iPhone 12 Pro review: pros and omissions
As many as two million people pre-ordered a new iPhone 12 within 24 hours of it going on sale, according to one high-placed analyst, potentially making Apple's latest launch one of its biggest to date.
After all, only two of its four new smartphones actually went on sale last week, and will appear in stores this Friday.
But is the promise of faster downloads, better night portraits, and magnetic wallets enough to justify an upgrade this year? And should you buy an iPhone 12 Pro or hang off for its bigger brother with more camera upgrades?
We tested an iPhone 12 Pro before launch to help you decide.
5G OR NOT 5G
Apple didn't rush to deliver 5G but that may have been to its benefit.
Some early 5G phones burned through batteries like they were designed to melt cheese.
But 5G hardware has matured and the iPhone 12 Pro shows it.
Battery life wasn't an issue for this smartphone over several days of testing, even though 5G does tax it more.
5G speed tests also showed the iPhone 12 Pro is capable of getting the best of Telstra's 5G signals. It regularly clocked download speeds of more than 400 megabits per second over 5G, with upload speeds nudging 50mbps.
Apple has also wisely added 5G customisations to its menus for those keen enough to dig for them.
The "5G On" option promises to connect to 5G whenever it is available - hang the battery expense - and "Allow More Data on 5G" delivers higher quality streaming video if you're hooked up to a 5G network.
Without these options employed, testing showed, your 5G phone will regularly revert back to the 4G network, almost neutralising any benefit in owning a 5G phone.
It's also worth noting you need to reboot your iPhone if you choose higher 5G use. It won't activate until you do.
IS THE CAMERA REALLY DIFFERENT?
Changes to the iPhone 12 Pro's camera are the second biggest hardware upgrade in this handset, but may be the big reason people upgrade to it.
Apple retains the ultra-wide, wide and telephoto lenses in the iPhone 12 Pro, though does give the wide lens a slightly larger aperture for lowlight shots.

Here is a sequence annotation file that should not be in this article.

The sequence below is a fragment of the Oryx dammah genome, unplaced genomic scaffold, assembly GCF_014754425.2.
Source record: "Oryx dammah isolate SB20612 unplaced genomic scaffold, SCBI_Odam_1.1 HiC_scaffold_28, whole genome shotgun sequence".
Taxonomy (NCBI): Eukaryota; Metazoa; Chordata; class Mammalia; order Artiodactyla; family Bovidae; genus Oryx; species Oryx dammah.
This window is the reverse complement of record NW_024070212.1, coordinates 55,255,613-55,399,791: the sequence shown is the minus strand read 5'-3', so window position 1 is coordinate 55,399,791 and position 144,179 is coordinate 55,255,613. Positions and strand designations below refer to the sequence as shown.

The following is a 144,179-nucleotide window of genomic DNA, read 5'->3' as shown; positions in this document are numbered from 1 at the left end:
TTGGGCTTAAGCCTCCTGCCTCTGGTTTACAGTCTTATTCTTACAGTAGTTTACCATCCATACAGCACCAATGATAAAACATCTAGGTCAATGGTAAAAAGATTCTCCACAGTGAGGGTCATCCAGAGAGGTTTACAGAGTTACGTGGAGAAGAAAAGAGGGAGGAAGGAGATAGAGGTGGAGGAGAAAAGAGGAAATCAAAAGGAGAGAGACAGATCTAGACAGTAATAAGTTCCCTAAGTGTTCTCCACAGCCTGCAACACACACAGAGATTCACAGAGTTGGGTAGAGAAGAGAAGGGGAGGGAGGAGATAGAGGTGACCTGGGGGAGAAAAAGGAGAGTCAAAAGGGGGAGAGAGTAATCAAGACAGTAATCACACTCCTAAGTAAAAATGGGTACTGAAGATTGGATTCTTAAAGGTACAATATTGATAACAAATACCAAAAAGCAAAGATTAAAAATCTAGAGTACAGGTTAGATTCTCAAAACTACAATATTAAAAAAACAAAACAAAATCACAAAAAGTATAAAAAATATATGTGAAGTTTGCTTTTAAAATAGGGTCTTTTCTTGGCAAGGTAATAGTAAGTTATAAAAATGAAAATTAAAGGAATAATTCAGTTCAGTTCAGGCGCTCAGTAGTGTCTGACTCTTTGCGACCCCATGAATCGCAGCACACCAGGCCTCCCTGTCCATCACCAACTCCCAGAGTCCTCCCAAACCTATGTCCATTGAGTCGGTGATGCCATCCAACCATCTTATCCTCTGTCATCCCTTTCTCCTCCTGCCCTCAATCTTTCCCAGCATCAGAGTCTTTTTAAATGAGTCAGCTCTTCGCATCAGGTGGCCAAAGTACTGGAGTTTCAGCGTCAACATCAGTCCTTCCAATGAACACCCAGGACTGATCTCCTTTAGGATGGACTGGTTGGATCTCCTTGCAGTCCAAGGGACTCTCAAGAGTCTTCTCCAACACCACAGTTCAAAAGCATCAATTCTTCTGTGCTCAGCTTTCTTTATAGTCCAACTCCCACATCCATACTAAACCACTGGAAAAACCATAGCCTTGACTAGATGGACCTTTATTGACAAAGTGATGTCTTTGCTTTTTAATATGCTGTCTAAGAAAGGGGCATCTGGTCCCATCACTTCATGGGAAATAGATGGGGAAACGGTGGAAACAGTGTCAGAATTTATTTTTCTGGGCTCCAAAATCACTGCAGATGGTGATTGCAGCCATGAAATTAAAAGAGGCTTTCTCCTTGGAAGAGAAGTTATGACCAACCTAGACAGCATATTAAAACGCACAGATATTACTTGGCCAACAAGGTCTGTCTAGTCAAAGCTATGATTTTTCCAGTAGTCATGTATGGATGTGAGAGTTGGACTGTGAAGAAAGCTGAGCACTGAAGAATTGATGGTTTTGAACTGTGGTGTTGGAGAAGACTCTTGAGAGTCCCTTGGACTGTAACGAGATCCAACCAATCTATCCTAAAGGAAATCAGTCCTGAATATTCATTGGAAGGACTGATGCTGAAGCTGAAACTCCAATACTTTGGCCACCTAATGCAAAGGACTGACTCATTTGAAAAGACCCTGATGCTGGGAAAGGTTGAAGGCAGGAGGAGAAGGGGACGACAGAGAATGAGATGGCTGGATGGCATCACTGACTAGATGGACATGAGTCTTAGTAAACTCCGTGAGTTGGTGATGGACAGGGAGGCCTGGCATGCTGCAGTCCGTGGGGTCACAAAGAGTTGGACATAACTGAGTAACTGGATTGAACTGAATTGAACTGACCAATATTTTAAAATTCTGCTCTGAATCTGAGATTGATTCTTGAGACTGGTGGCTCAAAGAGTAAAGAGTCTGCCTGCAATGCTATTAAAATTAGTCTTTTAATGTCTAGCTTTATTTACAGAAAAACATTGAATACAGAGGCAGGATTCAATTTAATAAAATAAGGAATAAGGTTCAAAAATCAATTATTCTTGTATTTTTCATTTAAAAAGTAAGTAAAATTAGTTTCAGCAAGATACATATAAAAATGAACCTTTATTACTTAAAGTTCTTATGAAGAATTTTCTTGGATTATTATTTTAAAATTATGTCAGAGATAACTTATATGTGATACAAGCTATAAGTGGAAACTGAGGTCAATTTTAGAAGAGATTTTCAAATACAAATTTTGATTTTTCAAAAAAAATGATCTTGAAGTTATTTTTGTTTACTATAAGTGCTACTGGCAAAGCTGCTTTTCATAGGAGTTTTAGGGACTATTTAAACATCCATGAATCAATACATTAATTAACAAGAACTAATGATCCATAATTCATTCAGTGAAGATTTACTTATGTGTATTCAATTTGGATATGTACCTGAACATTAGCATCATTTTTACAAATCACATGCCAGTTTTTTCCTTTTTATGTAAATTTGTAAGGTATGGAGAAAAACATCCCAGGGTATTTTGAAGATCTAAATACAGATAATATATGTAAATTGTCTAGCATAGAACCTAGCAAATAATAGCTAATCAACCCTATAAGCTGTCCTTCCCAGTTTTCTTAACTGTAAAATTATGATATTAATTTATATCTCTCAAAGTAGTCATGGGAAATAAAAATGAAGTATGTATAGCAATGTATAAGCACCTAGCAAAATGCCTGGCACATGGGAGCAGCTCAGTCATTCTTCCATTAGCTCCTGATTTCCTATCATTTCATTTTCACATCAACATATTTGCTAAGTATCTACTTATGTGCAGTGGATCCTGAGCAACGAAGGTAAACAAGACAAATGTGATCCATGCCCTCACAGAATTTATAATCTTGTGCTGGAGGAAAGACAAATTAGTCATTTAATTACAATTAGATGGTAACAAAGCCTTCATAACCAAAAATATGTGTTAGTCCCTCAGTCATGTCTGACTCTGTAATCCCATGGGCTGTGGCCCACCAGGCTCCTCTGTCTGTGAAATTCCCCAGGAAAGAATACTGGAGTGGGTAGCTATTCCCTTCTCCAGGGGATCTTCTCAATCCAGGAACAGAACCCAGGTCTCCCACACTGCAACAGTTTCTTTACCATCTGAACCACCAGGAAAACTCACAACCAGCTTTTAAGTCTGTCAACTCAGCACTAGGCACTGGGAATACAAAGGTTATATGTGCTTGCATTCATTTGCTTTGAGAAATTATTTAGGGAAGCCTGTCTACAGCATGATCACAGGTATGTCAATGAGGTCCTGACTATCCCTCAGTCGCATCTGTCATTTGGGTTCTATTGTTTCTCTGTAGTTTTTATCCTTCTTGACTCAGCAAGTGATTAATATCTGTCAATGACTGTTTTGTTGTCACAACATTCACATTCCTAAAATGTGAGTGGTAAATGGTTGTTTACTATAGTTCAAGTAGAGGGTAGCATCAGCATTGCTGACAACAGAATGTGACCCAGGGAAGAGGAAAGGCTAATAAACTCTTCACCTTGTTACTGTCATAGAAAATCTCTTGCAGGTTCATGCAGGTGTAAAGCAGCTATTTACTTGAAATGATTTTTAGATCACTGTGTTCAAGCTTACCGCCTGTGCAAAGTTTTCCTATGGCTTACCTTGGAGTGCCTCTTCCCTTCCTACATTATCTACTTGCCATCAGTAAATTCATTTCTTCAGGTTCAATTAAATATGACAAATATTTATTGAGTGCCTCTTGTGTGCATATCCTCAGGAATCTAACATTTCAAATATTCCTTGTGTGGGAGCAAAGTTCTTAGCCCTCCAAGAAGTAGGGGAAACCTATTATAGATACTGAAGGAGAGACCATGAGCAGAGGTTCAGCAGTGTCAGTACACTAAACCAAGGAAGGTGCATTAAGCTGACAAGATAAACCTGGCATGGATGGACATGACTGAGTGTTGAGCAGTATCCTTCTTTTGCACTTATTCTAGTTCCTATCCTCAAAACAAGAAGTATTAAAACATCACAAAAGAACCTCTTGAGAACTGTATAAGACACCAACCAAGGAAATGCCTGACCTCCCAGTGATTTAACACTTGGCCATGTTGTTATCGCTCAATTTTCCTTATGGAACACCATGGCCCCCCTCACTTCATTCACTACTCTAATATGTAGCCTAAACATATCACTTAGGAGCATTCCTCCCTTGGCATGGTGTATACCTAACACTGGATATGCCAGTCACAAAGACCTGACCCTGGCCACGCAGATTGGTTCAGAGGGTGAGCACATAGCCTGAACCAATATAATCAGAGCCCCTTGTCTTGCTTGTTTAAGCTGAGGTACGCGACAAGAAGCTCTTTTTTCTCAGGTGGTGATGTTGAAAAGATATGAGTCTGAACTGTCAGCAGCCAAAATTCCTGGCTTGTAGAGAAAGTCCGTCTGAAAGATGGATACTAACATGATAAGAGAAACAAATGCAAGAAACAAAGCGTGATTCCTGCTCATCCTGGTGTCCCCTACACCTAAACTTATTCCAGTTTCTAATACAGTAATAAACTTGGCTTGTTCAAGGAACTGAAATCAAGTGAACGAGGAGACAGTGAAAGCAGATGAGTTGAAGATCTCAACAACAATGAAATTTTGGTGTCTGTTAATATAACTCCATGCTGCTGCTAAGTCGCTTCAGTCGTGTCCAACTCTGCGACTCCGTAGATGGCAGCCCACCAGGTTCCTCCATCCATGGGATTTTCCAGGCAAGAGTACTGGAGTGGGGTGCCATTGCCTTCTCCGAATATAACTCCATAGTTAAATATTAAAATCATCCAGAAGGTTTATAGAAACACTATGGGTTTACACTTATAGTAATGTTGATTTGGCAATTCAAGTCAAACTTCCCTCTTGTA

The company also adds a LIDAR sensor to its rear camera collection, which uses light to measure depth.
This ensures the camera locks focus on subjects slightly faster than before, and that focus is sharp even in challenging lighting.
This is particularly evident in new night mode portraits that use a combination of hardware and software to create moody and crisp images worth of sharing.
The iPhone 12 Pro also gets a Dolby Vision, 60-frames-per-second boost for video, and Smart HDR mode that combines three photos into one to deal with the highlights and shadows of challenging lighting conditions.
The camera on this phone also appears to deliver more accurate white balance than many of its rival devices, time after time.
Apple also promised a new file format for photos taken with this smartphone, called ProRAW, that will retain more information that serious photographers can use to do more during post-production.
Unfortunately, it won't become available until later this year, which is likely to disappoint some early buyers.
BACK TO THE FUTURE
There's no escaping it: the iPhone 12 Pro looks like a throwback to the iPhone 5.
What's surprising is that's not a bad thing. It still appears thoroughly modern.
The band around the iPhone 12 Pro is a shiny stainless steel that is an upgrade on the brushed metal of the past, and the matt glass panel feels fresh.
The screen on this iPhone is also slightly larger than its predecessor, at 6.1 inches rather than 5.8, despite very modest size and weight gains (it added one gram).
The front panel on this iPhone has also been upgraded to Ceramic Shield glass, which promises to be four times as crack-resistant (mercifully, something I didn't test).
And the iPhone 12 Pro is slightly more water-resistant than the last, promising to withstand dunks below 6m of water for 30 minutes.
It's a hidden feature in the iPhone 12 Pro: a magnetised ring that will help this phone power up or piggyback an accessory.
Apple iPhones have charged wirelessly with Qi for years, but MagSafe adds something extra. The new magnet is powerful enough to snap to the charger, leaving no doubt about whether it's in position.
Apple will also deliver leather wallets with hidden magnets that you can snap to the back of this phone.
A word of warning, however: don't add all your loyalty cards or hotel keys to this pocket as MagSafe may demagnetise less powerful cards.
IPHONE 12 PRO VERDICT
Apple has nailed the big upgrades to the $1699 iPhone 12 Pro: its 5G connection and camera.
By arriving late and adding 5G customisations, the company has skilfully avoided most of the pitfalls that come with next-generation mobile technology (until faster mmWave 5G arrives next year).
The iPhone 12 Pro camera also shows obvious benefits from the addition of a LIDAR scanner, producing sharp images in dim lighting, and warmer, more flattering photos than many rival handsets.
It's disappointing that Apple ProRAW mode won't be available at launch, however, and dedicated mobile photography fanatics are likely to be dismayed that some camera upgrades will only be available in the larger, pricier Pro Max model this year. Those additions include sensor-shift image stabilisation and a larger sensor.
Apple also appears to have missed an opportunity to bring back Touch ID for mask-wearing users this year, perhaps due to timing, and the new iPhone generation doesn't add a faster screen refresh rate as tipped, perhaps down to battery considerations.
Despite these omissions, the iPhone 12 Pro adds and improves enough features and hardware to earn it a loyal following this year … even if we're unlikely to see those famous long queues outside Apple Stores.
Originally published as iPhone 12 Pro review: pros and omissions